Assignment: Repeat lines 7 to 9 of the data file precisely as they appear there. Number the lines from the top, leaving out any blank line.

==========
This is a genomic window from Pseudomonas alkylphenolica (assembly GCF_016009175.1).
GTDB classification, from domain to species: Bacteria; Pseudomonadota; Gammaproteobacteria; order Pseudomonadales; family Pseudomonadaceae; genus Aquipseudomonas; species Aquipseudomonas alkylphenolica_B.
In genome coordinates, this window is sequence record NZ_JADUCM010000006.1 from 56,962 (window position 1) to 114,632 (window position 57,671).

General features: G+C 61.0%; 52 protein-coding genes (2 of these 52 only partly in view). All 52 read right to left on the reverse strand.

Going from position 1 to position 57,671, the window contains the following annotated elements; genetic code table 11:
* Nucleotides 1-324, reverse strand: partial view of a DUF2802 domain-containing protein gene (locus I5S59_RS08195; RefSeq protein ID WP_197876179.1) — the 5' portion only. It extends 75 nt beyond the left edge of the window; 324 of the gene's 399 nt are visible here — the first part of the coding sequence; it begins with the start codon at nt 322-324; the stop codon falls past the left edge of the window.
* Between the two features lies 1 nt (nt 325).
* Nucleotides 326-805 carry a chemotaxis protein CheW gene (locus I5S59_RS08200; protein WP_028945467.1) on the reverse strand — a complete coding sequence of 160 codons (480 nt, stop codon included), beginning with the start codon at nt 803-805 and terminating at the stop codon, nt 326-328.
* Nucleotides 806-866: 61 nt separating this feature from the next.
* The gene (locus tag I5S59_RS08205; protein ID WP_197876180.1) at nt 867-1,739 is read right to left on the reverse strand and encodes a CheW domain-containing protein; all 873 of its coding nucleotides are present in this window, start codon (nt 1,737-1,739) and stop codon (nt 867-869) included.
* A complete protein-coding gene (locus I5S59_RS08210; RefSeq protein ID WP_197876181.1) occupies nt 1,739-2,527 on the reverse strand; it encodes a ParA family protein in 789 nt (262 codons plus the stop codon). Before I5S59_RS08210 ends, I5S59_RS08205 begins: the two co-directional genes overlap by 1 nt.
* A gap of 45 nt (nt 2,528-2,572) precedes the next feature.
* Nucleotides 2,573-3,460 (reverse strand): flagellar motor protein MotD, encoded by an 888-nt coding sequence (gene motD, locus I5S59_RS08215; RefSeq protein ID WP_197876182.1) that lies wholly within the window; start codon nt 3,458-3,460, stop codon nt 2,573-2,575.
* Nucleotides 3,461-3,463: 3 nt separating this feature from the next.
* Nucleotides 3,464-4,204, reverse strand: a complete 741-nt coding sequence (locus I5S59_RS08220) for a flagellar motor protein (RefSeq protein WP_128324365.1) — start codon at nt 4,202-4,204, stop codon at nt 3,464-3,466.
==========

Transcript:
* Between the two features lies 1 nt (nt 325).
* Nucleotides 326-805 carry a chemotaxis protein CheW gene (locus I5S59_RS08200; protein WP_028945467.1) on the reverse strand — a complete coding sequence of 160 codons (480 nt, stop codon included), beginning with the start codon at nt 803-805 and terminating at the stop codon, nt 326-328.
* Nucleotides 806-866: 61 nt separating this feature from the next.